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Darwin’s Life, Adapted in Poems by His Great-Great-Granddaughter

“He is the most transparent man I ever saw and most affectionate.”

“Poetry is the breath and finer spirit of all knowledge; it is the impassioned expression which is in the countenance of all Science,” William Wordsworth wrote in his timeless meditation on poetry. And while he wasn’t necessarily being literal, the relationship between poetry and science — despite Coleridge’s attestation to the opposite — is a fruitful and alluring one, from Diane Ackerman’s verses for the cosmos to this vintage scientific paper published as a 38-stanza poem.

Now comes a fine testament inspired by the life of Charles Darwingraphic novel hero, man of formidable daily routine, scholar of human emotional expression, occasional grump. In Darwin: A Life in Poems (public library), the legendary scientist’s great-great-granddaughter, the poet Ruth Padel, draws on Darwin’s books, journals, autobiography, scientific papers, notebooks, drafts, and letters to summon an affectionate and imaginative memoir of rare poetic elegance.

In the first chapter, titled “Boy” and exploring Darwin’s childhood, Padel adapts the earliest memory of Darwin by anyone other than his family — an 1817 recollection by the botanist William Leighton, at the time an older pupil at the small school seven-year-old Charles attended in the medieval English town of Shrewsbury, where his father had built a house in 1800.

FINDING THE NAME IN THE FLOWER

I

THE CHAPEL SCHOOL

‘He brought a flower to school. He said his mother
taught him to look inside the blossom
and discover the name of the plant.
I inquired how it could be done
but the lesson was not transmissible.’
A walk through the zebra maze, to the Unitarian
chapel on Claremont Hill. What do they say,
the black stripes on white house-walls? He ’s afraid
of the dogs on Baker Street. When boys play
he chews the inside of his mouth. He can never fight.

Darwin’s mother, Susanna, died at a young age in July of the same year, when Charles was barely eight. Padel captures the chilling memory of the tragedy:

II

THE YEAR MY MOTHER DIED

‘I remember her sewing-table, curiously constructed.
Her black velvet gown. Nothing else
except her death-bed. And my Father, crying.’ No embrace.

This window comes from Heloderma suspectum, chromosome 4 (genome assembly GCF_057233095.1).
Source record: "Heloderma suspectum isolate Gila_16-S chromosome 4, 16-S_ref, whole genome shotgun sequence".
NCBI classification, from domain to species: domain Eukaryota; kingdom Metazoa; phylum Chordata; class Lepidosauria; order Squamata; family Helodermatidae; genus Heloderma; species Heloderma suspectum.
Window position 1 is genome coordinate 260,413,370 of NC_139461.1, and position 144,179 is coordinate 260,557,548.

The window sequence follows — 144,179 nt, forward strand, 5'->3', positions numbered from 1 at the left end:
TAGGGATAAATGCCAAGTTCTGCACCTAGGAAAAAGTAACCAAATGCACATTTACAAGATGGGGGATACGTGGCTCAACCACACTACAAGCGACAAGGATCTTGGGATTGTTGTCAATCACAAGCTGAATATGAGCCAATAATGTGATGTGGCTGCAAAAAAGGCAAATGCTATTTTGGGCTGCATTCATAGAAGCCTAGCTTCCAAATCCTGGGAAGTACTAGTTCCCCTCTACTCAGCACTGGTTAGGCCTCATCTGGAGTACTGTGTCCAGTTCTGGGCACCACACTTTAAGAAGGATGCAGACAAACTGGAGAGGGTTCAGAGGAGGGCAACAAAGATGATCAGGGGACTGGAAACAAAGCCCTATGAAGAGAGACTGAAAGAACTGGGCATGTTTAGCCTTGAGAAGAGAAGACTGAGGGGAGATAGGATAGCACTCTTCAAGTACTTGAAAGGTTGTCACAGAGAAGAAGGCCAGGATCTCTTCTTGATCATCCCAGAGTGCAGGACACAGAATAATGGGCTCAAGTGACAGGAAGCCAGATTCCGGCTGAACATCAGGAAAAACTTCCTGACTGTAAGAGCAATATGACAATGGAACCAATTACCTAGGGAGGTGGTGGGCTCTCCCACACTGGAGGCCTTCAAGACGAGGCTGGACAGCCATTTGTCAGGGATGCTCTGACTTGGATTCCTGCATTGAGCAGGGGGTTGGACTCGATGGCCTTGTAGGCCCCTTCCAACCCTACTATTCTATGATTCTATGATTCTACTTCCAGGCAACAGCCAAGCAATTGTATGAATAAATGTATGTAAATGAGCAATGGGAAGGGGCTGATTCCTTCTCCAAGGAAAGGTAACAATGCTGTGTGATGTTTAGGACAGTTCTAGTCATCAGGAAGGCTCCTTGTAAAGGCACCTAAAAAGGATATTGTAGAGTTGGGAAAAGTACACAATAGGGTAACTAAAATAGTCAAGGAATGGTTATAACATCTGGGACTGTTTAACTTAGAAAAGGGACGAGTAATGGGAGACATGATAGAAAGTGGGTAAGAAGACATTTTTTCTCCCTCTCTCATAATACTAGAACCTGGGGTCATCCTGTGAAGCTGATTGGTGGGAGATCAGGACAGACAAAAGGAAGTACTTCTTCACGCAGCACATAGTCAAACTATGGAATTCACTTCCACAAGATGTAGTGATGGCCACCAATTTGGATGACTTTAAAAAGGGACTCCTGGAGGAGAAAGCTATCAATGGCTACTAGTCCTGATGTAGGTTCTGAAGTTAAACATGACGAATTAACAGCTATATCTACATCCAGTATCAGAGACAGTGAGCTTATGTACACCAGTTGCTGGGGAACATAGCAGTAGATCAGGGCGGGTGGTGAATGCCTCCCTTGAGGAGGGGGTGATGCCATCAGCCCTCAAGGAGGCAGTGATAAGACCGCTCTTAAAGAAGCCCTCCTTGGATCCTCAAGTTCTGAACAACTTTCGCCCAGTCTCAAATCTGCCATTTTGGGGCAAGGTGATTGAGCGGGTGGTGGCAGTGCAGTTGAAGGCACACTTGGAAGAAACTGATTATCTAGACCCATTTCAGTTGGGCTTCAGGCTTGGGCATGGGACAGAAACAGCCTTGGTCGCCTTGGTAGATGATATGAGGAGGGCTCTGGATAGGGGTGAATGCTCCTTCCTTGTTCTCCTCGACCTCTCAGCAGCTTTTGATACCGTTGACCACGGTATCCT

‘My older sisters, in their great grief,
did not speak her name.’ Her memory was silence.
No memento of her face.

Charles as a child, with his sister Catherine. (Cambridgeshire Collection)

In a chapter dedicated to Emma Darwin, Padel channels the smitten obsessiveness of new love as Emma first encounters her future husband in 1838, only a few months before Darwin famously weighed the pros and cons of marriage.

SHE DIDN’T THINK HE CARED

‘I was glad he was not too sure of being accepted. I went
immediately to the village school but found after an hour
I’d taught the children nothing, was turning into an idiot
and so came away. Every word expressed his real thought.
But he is so fond of us all at Maer, so demonstrative
in his manner, I did not think it meant anything. The week
I spent in London, earlier, I felt sure he did not care
about me. He was very unwell. That was all.’

Charles and Emma went on to marry and have ten children. They remained together for 43 years, until Darwin’s death in 1882.

Darwin: A Life in Poems is a delight in its entirety.

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Darwin’s Daily Routine

“Darwin made a point of replying to every letter he received, even those from obvious fools or cranks.”

In between weighing the pros and cons of marriage, grumbling to his friends, and changing our understanding of human emotion, Charles Darwin spent a decade perfecting a radical scientific theory of how the world worked. In part because it demanded intense intellectual investment and in part because it challenged the accepted paradigms of the era enough to offend the public eye, Darwin needed a near-monkish environment to develop his framework of evolution. In 1842, he moved from London to the English countryside, where he would spend the next seventeen years working on The Origin of Species — a kind of intellectual endurance that required systematic, daily dedication of unfaltering rhythm.

charlesdarwin1